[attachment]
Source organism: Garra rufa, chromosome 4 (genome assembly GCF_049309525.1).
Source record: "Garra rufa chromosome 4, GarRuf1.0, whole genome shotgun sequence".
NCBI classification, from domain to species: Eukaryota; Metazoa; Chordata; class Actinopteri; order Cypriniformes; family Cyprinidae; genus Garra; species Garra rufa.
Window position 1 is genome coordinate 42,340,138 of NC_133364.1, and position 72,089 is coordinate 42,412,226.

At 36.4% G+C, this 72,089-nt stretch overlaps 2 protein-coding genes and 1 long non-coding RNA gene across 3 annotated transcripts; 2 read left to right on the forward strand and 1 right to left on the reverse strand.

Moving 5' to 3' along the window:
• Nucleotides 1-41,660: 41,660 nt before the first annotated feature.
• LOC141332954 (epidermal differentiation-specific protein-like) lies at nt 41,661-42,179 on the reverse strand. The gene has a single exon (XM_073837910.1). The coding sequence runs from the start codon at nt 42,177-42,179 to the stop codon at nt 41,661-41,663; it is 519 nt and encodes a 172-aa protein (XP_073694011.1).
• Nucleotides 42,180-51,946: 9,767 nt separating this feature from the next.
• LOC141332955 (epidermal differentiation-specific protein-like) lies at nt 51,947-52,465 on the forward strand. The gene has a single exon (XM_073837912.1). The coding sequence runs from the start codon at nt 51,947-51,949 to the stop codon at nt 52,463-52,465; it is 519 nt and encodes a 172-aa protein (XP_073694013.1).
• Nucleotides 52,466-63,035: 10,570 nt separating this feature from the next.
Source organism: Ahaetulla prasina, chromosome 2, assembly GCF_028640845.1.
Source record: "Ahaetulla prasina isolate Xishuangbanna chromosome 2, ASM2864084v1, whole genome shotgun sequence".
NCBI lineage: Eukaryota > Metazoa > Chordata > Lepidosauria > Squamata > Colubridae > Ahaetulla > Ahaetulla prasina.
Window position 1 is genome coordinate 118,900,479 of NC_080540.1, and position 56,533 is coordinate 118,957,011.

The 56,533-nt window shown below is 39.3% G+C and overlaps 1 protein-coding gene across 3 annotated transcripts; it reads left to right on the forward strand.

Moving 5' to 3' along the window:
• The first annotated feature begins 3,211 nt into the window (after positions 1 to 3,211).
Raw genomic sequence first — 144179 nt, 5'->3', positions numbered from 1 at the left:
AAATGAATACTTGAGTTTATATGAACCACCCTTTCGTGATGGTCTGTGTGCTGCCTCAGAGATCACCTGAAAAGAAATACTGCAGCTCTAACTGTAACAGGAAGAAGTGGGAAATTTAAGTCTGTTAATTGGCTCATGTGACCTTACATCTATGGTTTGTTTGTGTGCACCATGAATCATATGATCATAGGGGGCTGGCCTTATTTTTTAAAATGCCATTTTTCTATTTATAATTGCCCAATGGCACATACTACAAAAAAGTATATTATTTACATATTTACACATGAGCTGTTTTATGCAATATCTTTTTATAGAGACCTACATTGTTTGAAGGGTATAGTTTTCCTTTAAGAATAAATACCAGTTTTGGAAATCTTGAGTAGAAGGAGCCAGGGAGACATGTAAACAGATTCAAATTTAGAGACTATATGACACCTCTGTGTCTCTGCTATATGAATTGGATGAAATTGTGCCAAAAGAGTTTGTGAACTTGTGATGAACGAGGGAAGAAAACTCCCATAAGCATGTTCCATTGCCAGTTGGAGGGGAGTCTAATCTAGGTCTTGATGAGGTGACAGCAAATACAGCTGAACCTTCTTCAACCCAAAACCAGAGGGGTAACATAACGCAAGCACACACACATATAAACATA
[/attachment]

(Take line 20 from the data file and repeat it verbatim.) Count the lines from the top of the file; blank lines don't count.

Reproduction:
AAATGAATACTTGAGTTTATATGAACCACCCTTTCGTGATGGTCTGTGTGCTGCCTCAGAGATCACCTGAAAAGAAATACTGCAGCTCTAACTGTAACAGGAAGAAGTGGGAAATTTAAGTCTGTTAATTGGCTCATGTGACCTTACATCTATGGTTTGTTTGTGTGCACCATGAATCATATGATCATAGGGGGCTGGCCTTATTTTTTAAAATGCCATTTTTCTATTTATAATTGCCCAATGGCACATACTACAAAAAAGTATATTATTTACATATTTACACATGAGCTGTTTTATGCAATATCTTTTTATAGAGACCTACATTGTTTGAAGGGTATAGTTTTCCTTTAAGAATAAATACCAGTTTTGGAAATCTTGAGTAGAAGGAGCCAGGGAGACATGTAAACAGATTCAAATTTAGAGACTATATGACACCTCTGTGTCTCTGCTATATGAATTGGATGAAATTGTGCCAAAAGAGTTTGTGAACTTGTGATGAACGAGGGAAGAAAACTCCCATAAGCATGTTCCATTGCCAGTTGGAGGGGAGTCTAATCTAGGTCTTGATGAGGTGACAGCAAATACAGCTGAACCTTCTTCAACCCAAAACCAGAGGGGTAACATAACGCAAGCACACACACATATAAACATA